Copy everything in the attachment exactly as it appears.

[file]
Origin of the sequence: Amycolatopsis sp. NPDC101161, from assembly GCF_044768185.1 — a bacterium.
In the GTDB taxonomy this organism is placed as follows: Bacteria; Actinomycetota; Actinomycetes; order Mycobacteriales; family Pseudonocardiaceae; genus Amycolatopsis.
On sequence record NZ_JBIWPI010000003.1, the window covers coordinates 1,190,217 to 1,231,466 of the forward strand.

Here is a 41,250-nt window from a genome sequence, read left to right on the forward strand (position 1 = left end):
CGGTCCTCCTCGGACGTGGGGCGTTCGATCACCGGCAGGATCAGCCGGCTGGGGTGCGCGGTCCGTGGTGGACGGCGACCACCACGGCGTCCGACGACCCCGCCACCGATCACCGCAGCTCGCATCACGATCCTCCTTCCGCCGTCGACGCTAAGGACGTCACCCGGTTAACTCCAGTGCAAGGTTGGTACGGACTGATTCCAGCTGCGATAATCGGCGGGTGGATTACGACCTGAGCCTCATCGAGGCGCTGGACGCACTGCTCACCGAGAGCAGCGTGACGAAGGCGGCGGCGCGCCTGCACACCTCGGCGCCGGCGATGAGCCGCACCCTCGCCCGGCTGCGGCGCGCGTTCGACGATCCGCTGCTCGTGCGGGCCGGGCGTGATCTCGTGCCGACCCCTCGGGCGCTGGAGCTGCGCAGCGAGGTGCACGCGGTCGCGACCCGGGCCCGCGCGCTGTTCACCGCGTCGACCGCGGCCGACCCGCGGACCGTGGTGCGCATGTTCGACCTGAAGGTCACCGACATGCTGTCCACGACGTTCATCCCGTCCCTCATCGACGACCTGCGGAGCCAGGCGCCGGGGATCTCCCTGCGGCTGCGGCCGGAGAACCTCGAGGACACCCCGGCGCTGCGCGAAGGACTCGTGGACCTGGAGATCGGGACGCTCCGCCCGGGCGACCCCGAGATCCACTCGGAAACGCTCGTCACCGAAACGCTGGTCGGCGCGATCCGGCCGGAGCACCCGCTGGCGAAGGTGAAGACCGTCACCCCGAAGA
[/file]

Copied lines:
Origin of the sequence: Amycolatopsis sp. NPDC101161, from assembly GCF_044768185.1 — a bacterium.
In the GTDB taxonomy this organism is placed as follows: Bacteria; Actinomycetota; Actinomycetes; order Mycobacteriales; family Pseudonocardiaceae; genus Amycolatopsis.
On sequence record NZ_JBIWPI010000003.1, the window covers coordinates 1,190,217 to 1,231,466 of the forward strand.

Here is a 41,250-nt window from a genome sequence, read left to right on the forward strand (position 1 = left end):
CGGTCCTCCTCGGACGTGGGGCGTTCGATCACCGGCAGGATCAGCCGGCTGGGGTGCGCGGTCCGTGGTGGACGGCGACCACCACGGCGTCCGACGACCCCGCCACCGATCACCGCAGCTCGCATCACGATCCTCCTTCCGCCGTCGACGCTAAGGACGTCACCCGGTTAACTCCAGTGCAAGGTTGGTACGGACTGATTCCAGCTGCGATAATCGGCGGGTGGATTACGACCTGAGCCTCATCGAGGCGCTGGACGCACTGCTCACCGAGAGCAGCGTGACGAAGGCGGCGGCGCGCCTGCACACCTCGGCGCCGGCGATGAGCCGCACCCTCGCCCGGCTGCGGCGCGCGTTCGACGATCCGCTGCTCGTGCGGGCCGGGCGTGATCTCGTGCCGACCCCTCGGGCGCTGGAGCTGCGCAGCGAGGTGCACGCGGTCGCGACCCGGGCCCGCGCGCTGTTCACCGCGTCGACCGCGGCCGACCCGCGGACCGTGGTGCGCATGTTCGACCTGAAGGTCACCGACATGCTGTCCACGACGTTCATCCCGTCCCTCATCGACGACCTGCGGAGCCAGGCGCCGGGGATCTCCCTGCGGCTGCGGCCGGAGAACCTCGAGGACACCCCGGCGCTGCGCGAAGGACTCGTGGACCTGGAGATCGGGACGCTCCGCCCGGGCGACCCCGAGATCCACTCGGAAACGCTCGTCACCGAAACGCTGGTCGGCGCGATCCGGCCGGAGCACCCGCTGGCGAAGGTGAAGACCGTCACCCCGAAGA